42 Constitution in the Classroom Volunteers, nearly 2,000 Students Nationwide

by Zinelle October, vice president of Network Advancement at the American Constitution Society

This year, our Constitution in the Classroom (CITC) program’s curriculum focused on the First Amendment and its foundational rights: the freedoms of speech and press, assembly and petition, and religious freedom. We are proud to announce that we had 42 volunteers who taught nearly 2,000 students across the country.

This accomplishment could have not come at a better time.

President Trump has callously attacked the principles of our Constitution throughout his presidency. As law professors and former U.S. Attorney, Barb McQuade wrote, “Wherever you turn these days, it seems that someone is attacking the cornerstones of our democracy, such as freedom of the press, freedom of speech and fair and open election. These threats make our Constitution more important than ever.”

But as Patrick Kibbe posed in his blog, “Do we the people understand and appreciate the importance of the Constitution?”

A recent study by the Annenberg Public Policy Center at the University of Pennsylvania found that most people do not have a firm understanding of the Constitution. This study reminds us why constitutional literacy is needed and why the CITC program is so important. If students do not understand the rights afforded by the Constitution, then it is impossible for them to value and protect it.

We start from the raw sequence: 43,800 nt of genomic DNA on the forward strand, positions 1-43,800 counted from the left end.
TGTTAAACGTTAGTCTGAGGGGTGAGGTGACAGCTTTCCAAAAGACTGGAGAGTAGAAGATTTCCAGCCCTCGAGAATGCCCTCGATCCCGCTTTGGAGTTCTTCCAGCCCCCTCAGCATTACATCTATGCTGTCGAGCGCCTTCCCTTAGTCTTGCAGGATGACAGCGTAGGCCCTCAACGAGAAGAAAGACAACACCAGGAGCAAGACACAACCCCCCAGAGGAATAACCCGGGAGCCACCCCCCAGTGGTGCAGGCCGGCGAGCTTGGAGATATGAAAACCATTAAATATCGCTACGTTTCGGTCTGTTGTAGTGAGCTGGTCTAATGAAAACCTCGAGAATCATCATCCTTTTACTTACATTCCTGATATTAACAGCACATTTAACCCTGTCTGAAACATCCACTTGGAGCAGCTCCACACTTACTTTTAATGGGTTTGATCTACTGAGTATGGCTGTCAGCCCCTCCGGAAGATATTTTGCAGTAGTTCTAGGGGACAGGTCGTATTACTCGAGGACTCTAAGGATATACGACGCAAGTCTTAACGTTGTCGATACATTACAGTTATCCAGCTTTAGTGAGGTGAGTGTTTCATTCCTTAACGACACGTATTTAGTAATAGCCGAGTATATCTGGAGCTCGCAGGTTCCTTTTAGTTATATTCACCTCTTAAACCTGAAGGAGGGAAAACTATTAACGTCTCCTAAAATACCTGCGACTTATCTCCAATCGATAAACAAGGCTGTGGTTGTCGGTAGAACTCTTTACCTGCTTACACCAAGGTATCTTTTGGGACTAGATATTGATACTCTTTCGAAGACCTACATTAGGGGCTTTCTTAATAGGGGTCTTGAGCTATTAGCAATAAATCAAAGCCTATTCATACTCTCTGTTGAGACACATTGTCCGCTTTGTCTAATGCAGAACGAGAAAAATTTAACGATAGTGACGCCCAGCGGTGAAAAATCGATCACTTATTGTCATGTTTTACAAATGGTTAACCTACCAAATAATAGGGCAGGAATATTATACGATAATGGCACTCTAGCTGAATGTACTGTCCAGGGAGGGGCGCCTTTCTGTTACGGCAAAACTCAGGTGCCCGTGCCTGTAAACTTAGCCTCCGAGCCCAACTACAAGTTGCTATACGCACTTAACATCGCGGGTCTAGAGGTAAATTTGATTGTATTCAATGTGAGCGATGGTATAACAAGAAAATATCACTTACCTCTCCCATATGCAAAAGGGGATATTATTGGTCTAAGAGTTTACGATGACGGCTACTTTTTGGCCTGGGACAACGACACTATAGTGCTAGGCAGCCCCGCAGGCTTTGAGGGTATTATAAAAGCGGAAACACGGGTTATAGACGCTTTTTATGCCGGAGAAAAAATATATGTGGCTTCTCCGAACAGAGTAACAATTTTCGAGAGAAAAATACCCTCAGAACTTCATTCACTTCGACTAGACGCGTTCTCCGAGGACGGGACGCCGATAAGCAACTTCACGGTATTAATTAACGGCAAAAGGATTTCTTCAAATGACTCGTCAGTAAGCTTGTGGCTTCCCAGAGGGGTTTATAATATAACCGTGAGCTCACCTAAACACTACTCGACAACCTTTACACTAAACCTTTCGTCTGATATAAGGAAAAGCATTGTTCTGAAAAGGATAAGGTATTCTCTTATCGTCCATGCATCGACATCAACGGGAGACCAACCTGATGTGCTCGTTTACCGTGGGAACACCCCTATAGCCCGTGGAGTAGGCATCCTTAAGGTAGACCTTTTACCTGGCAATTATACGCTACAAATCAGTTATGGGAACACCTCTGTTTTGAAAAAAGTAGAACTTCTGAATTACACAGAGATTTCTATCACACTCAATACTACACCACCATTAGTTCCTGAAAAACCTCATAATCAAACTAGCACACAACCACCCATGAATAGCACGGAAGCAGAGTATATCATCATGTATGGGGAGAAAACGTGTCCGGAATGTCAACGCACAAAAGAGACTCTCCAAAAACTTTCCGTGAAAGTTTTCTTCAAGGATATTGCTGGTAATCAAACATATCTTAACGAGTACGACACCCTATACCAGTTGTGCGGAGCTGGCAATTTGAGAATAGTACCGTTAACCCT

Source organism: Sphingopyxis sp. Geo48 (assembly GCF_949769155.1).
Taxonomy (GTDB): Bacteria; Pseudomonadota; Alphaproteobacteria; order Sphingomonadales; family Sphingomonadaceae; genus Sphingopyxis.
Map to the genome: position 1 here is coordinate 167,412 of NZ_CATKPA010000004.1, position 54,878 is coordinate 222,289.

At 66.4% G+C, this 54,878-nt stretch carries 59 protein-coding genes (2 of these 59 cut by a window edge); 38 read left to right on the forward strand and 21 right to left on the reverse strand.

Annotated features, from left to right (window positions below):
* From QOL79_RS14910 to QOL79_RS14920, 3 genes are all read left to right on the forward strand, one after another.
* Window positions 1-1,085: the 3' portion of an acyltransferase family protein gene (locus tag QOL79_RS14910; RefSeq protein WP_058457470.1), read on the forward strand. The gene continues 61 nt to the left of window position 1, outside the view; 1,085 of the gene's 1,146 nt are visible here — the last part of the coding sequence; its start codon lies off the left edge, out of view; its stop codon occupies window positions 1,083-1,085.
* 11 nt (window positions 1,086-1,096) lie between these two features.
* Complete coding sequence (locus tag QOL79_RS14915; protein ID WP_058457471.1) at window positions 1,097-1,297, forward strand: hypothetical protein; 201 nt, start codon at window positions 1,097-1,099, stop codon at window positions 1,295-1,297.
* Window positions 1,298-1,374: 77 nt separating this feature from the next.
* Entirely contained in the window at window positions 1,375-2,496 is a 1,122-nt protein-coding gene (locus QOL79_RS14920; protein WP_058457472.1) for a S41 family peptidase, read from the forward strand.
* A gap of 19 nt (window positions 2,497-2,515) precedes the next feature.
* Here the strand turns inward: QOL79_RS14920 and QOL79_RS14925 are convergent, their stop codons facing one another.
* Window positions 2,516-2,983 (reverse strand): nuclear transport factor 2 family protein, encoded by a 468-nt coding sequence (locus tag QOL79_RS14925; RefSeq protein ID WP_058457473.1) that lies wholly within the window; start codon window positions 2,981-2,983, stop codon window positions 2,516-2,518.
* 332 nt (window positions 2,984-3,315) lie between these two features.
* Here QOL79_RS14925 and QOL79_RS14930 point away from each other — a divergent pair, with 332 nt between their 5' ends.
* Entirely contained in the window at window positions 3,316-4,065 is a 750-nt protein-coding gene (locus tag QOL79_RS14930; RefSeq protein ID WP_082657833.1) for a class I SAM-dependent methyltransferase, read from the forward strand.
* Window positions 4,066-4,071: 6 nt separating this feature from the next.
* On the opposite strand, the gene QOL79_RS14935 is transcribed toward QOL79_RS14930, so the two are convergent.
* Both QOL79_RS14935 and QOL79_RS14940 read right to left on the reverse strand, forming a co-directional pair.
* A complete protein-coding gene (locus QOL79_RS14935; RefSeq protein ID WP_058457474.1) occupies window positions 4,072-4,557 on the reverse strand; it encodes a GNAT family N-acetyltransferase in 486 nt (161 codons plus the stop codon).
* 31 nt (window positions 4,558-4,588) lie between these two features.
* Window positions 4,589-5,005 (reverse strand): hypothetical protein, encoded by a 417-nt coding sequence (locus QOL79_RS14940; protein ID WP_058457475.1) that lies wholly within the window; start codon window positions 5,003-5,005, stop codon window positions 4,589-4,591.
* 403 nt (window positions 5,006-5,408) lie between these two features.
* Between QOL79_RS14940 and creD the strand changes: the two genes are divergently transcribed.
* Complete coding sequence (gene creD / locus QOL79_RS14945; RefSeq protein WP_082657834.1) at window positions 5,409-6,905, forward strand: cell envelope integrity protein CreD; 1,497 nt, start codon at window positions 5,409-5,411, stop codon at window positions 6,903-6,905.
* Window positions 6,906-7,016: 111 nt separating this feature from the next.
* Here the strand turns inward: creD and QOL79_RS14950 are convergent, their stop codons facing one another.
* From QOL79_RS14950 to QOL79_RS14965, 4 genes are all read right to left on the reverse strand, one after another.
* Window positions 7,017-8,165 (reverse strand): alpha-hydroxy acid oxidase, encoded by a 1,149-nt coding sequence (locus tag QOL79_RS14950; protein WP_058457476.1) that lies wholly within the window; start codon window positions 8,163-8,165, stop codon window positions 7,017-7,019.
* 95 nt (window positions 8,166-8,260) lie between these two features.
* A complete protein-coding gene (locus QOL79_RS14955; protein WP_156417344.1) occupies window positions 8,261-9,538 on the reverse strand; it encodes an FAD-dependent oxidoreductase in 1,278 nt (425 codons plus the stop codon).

Our volunteers did a phenomenal job addressing constitutional literacy. Here are just a few highlights:

Kevin Golembiewski volunteered at his alma mater, Nease High School in Ponte Vedra Beach, Fla.  He taught six classes in one day to over 500 students by himself.

Steven Bynum taught 230 fifth and sixth-graders in Bakersfield, Calif. Bynum went the extra mile by coming up with a Constitution gameshow to test his students’ knowledge after their lesson. 

Patrick Kibbe taught third- and fifth-graders at Addison-Hyde Elementary school in Washington, DC. Students examined the significance of the 1969 case, Tinker v. Des Moines, and had fun applying the case to current events – by asking questions like, “Is the Women’s March or the Black Lives Matter Movement an example of freedom of speech?”

We do not have to wait until next Constitution Day to bring the founding principles of our nation into local schools. You can volunteer any time in your local schools. View our Constitution Day 2017 page for resources, pictures, events, and blogs from this year’s 230th anniversary.